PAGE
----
Thursday, 17 December 2015

"NORTH SPUR IN A NUTSHELL" A CALL TO ACTION BY CANADIAN HYDRO ENGINEER

Introduction

“North Spur in a Nutshell” is an outstanding piece of work, not just for its conclusions, but also for the clear, evidence based call to action the analysis contains. 

The Quick Clay stability problem is described in the chillingly objective style of an engineer all too familiar with difficult, potentially costly, and project-threatening problems.

In this Piece, just released to the Uncle Gnarley Blog, the renowned Canadian engineer, James L. Gordon, reduces the problem to terms any layperson can understand.

And James.L.Gordon, P. Eng. (Retired), is no ordinary engineer.


James L. Gordon
During a career spanning more than six decades, he has worked on 113 hydro projects, six of which received awards “for excellence in design” by the Association of Consulting Engineers of Canada. 

Engineering projects have taken him to 15 countries; he has served for 9 years as Vice-President Hydro, Montreal Engineering, practiced as a private consultant, served on a number of Review Boards, including for Newfoundland and Labrador Hydro, authored or co-authored 86 papers, and wrote multiple columns published by Hydro Review Worldwide.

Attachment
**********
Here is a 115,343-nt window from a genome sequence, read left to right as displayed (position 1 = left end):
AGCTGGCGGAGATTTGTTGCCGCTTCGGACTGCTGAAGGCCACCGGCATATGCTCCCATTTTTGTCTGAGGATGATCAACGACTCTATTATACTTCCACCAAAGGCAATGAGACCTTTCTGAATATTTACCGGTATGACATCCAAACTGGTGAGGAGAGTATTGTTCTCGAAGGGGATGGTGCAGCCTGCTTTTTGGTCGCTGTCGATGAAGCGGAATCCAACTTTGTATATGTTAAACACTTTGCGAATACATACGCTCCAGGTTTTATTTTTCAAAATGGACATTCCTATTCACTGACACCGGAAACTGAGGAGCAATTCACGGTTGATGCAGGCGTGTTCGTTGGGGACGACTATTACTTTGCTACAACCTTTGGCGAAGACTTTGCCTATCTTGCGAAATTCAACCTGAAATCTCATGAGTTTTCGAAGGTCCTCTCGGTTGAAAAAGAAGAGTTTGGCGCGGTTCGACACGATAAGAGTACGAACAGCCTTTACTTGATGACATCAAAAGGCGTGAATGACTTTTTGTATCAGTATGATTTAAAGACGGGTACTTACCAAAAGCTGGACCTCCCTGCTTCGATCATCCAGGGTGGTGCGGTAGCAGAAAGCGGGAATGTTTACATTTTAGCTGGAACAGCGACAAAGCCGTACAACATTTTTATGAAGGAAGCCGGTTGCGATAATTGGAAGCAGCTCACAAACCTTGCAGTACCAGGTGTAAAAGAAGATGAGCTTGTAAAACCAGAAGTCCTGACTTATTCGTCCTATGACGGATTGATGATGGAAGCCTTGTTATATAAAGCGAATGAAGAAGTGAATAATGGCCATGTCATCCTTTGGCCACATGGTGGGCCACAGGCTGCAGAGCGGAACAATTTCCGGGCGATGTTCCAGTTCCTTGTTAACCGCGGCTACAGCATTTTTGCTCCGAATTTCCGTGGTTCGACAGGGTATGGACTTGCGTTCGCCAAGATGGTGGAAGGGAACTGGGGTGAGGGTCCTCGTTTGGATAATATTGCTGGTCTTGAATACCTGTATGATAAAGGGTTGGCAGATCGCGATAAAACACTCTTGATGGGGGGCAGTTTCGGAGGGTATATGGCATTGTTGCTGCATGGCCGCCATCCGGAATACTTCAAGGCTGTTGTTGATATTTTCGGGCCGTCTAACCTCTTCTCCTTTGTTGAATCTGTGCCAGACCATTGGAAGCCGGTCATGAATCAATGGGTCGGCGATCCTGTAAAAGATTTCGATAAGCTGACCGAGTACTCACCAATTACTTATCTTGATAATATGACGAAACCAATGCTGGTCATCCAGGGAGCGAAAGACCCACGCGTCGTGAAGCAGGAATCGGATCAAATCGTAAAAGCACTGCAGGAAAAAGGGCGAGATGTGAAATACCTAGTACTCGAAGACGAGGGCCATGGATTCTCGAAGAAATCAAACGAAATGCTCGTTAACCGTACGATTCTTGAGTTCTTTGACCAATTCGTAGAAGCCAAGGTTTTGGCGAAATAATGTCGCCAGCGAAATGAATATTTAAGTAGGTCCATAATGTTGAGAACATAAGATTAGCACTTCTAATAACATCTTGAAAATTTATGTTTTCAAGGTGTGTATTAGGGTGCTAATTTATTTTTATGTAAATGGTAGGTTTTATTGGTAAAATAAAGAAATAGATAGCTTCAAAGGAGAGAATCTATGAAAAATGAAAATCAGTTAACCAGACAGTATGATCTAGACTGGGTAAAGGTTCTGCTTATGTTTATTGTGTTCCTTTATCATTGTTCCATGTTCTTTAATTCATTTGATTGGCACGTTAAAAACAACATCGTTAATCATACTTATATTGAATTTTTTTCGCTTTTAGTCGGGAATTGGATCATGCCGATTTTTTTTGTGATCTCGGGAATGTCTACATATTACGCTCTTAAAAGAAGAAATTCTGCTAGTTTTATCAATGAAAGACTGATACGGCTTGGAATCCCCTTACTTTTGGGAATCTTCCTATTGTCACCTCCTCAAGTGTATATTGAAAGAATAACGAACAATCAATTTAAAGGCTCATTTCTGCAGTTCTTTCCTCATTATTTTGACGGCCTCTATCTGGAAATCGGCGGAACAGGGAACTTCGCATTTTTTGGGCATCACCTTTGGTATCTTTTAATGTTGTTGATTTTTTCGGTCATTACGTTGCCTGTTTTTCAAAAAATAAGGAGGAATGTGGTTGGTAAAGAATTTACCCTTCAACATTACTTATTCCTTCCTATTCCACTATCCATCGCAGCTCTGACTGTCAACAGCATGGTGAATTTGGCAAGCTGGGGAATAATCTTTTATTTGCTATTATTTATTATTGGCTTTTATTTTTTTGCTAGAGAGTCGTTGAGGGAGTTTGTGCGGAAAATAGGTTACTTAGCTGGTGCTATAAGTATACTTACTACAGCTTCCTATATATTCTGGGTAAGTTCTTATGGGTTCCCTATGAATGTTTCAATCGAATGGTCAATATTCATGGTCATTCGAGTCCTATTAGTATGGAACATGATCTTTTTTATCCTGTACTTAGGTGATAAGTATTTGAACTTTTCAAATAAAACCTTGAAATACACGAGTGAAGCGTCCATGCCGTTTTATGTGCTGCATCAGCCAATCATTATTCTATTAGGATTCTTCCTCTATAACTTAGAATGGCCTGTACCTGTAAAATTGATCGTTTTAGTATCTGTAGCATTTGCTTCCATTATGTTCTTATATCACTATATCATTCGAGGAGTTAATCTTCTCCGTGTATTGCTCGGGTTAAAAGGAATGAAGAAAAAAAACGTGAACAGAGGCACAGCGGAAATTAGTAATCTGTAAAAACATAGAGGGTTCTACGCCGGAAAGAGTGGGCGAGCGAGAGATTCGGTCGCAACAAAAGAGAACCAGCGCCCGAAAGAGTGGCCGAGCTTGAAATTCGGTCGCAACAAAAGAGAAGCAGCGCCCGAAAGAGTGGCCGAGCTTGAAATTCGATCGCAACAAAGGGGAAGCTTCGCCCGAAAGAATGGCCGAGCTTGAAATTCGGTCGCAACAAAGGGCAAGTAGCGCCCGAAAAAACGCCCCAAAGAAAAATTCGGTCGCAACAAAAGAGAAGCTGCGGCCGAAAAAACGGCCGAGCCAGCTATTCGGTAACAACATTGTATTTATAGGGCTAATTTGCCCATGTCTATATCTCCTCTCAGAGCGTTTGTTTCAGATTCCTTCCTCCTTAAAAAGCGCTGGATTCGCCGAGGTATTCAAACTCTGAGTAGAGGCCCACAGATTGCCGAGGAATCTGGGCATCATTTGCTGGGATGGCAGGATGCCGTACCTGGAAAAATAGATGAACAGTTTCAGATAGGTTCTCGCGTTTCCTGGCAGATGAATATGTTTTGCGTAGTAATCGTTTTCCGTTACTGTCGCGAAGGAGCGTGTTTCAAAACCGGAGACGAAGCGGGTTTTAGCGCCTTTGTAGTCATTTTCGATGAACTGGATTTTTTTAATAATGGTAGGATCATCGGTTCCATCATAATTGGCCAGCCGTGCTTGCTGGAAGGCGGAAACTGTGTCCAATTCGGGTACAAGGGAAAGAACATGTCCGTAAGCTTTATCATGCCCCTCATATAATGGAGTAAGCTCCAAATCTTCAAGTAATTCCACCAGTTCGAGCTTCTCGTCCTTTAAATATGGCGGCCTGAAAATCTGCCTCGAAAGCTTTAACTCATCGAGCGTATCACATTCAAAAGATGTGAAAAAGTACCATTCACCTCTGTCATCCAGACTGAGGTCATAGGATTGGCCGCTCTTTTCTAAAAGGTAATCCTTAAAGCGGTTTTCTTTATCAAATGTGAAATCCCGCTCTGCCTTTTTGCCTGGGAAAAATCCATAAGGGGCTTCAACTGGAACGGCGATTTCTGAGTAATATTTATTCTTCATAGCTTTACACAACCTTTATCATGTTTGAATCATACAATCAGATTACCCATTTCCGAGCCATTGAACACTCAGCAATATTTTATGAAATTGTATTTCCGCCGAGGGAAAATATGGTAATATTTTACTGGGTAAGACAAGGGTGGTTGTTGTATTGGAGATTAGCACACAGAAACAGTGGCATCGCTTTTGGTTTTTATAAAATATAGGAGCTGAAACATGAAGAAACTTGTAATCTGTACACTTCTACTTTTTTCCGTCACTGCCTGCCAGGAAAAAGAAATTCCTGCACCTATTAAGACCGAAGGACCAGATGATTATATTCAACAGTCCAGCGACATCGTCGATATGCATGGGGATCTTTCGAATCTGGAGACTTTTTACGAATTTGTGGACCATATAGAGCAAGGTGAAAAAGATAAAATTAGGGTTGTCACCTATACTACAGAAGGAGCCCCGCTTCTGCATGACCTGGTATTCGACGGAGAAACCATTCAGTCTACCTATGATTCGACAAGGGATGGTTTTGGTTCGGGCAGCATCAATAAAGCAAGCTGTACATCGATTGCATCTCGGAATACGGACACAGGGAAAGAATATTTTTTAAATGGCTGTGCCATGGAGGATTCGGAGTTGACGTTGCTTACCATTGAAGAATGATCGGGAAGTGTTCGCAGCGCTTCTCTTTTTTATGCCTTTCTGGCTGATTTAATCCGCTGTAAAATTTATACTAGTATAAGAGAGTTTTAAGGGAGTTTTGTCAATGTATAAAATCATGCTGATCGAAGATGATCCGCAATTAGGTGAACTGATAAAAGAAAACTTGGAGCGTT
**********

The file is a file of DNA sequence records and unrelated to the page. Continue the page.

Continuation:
His professionalism is unassailable; his contribution to the discipline of civil engineering, especially in the hydro field, is simply vast.

Of course, like another distinguished engineer, James L. Gordon is not new to this Blog (see links below).

Readers will also recognize the name of Swedish scientist, Dr. Stig Bernander, a leading expert in new methodologies for assessing Quick Clay induced landslide risk, who performed fieldwork in Labrador and lectured here last year.